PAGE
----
As a homeworker, do you find it hard to stay focused during your working day?
My youngest started full-time school in September 2013. After years of having her toddle around me, tugging at my feet/arms/elbows/fingers even, I now have six whole hours of pure, blissful peace and quiet.
Oddly enough, it’s taking me some time to get used to.
I became so adept at working around her nap times, and then later on, around her morning preschool, that I was extremely focused on achieving as much as I could in the shortest time possible. I was super productive.
I now find that the distractions I once so easily ignored – Twitter, Facebook, Linkedin, Google+, Amazon, eBay – because I simply couldn’t afford to fritter precious moments away, have become all the more tempting over a quick cup of tea now that I have a stretch of day ahead of me.
It’s not for the want of having something to do. I have plenty to be getting on with.
Structure might well be down to interpretation. I don’t think your working day needs to be rigid and inflexible (unless that works for you). For me, it means having a framework to work within.
I’ve become so used to working flat out in the mornings, that it seems sensible to stick with that – or at least use the mornings for more challenging/time-consuming projects when I’m more alert.
Late afternoons/early evenings when the children are back home, are perfect for thinking, planning, jotting down notes. I have also lately taken to planning my week on a Sunday afternoon. This helps to keep me focused throughout the week.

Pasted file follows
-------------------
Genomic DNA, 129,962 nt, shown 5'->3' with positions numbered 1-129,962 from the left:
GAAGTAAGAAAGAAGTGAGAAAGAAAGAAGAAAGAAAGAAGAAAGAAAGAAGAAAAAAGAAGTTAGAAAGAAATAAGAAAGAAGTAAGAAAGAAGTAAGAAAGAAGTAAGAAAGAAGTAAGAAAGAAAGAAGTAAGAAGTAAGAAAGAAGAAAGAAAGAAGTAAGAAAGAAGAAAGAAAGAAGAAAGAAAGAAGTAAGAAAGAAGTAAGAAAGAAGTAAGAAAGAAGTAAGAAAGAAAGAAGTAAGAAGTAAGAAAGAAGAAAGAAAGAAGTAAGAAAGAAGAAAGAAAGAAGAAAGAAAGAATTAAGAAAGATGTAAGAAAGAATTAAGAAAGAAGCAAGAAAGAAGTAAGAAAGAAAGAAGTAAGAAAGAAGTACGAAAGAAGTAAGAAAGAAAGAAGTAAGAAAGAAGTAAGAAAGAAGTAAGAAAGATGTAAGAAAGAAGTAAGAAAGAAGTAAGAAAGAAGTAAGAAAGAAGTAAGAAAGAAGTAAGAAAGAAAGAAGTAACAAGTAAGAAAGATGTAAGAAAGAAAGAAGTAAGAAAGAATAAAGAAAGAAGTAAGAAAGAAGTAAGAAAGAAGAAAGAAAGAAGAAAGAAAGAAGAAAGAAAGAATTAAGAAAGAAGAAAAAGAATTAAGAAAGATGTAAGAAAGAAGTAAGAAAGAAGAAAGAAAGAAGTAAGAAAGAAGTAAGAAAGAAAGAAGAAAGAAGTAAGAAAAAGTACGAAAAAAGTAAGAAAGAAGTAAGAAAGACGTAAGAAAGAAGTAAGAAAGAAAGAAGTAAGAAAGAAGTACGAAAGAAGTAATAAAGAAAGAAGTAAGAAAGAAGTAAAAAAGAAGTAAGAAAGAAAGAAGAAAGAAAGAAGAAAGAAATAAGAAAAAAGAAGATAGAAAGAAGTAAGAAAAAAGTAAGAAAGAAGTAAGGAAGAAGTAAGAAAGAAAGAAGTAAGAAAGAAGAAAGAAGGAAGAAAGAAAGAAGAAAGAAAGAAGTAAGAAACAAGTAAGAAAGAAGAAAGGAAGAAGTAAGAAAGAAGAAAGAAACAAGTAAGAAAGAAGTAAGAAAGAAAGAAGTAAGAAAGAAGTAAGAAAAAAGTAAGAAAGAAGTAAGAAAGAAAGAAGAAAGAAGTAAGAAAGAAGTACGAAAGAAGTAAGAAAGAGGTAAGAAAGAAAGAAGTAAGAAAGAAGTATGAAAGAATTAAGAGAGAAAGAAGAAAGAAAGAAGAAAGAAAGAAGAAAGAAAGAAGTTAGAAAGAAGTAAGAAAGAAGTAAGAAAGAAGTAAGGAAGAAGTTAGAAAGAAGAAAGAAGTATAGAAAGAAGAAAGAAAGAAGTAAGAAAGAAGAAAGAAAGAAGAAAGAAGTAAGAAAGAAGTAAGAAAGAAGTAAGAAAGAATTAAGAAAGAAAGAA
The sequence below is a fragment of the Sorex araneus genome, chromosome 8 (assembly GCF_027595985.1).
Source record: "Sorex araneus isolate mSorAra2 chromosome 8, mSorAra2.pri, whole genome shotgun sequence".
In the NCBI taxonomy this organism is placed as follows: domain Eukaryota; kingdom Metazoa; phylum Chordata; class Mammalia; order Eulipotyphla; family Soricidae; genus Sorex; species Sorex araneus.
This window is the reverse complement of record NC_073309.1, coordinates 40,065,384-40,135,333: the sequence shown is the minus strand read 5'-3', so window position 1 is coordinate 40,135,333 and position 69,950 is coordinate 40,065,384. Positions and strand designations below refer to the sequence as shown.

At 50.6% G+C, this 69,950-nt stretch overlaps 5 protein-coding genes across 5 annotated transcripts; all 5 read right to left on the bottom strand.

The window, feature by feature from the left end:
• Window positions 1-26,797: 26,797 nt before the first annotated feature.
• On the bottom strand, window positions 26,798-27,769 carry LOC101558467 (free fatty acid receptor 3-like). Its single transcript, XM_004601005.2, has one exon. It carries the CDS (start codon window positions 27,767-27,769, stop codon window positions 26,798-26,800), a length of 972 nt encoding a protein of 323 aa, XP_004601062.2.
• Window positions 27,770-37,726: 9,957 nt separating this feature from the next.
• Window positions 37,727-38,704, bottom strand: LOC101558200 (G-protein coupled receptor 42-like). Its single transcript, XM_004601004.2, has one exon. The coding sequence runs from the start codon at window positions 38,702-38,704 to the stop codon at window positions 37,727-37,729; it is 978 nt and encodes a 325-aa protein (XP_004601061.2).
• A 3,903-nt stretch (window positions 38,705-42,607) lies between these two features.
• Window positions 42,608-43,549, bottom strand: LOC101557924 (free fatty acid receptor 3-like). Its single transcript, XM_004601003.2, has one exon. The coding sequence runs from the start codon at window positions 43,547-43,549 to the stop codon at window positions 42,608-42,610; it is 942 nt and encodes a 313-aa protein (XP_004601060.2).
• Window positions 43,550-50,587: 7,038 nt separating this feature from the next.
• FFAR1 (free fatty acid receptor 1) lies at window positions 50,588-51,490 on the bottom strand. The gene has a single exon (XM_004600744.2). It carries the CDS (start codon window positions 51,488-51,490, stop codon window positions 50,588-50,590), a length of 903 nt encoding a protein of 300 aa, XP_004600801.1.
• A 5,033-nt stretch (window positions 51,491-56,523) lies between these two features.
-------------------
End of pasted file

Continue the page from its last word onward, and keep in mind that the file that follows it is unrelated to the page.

Have a Plan
When you are working around young children, you can tend to work in survival mode – simply getting through the day as best you can, from one block of time to another.
It’s important to have a plan. Not just daily and weekly goals, but an overall picture of where you want to take your business and what steps you need to take in order to get you there.
In my case, now that my circumstances have changed, I now have more time on my hands for marketing (who’d have thought) and as I’ve always preferred offline and face to face, but could rarely fit it in, I look forward to doing just that.
Having a plan also puts you in a far better position to identify areas that you need help with, whether that means outsourcing or simply partnering up with others.
Keep it Flexible
In spite of this, it’s still important to keep your work schedule as flexible as possible, particularly where children are involved.
Years of working frantically in the morning has taught me to not over-promise, just in case I couldn’t deliver, and it’s something I still adhere to.
A flexible schedule which allows you some breathing space when the inevitable obstacle comes along, will help you to keep both kids and clients happy.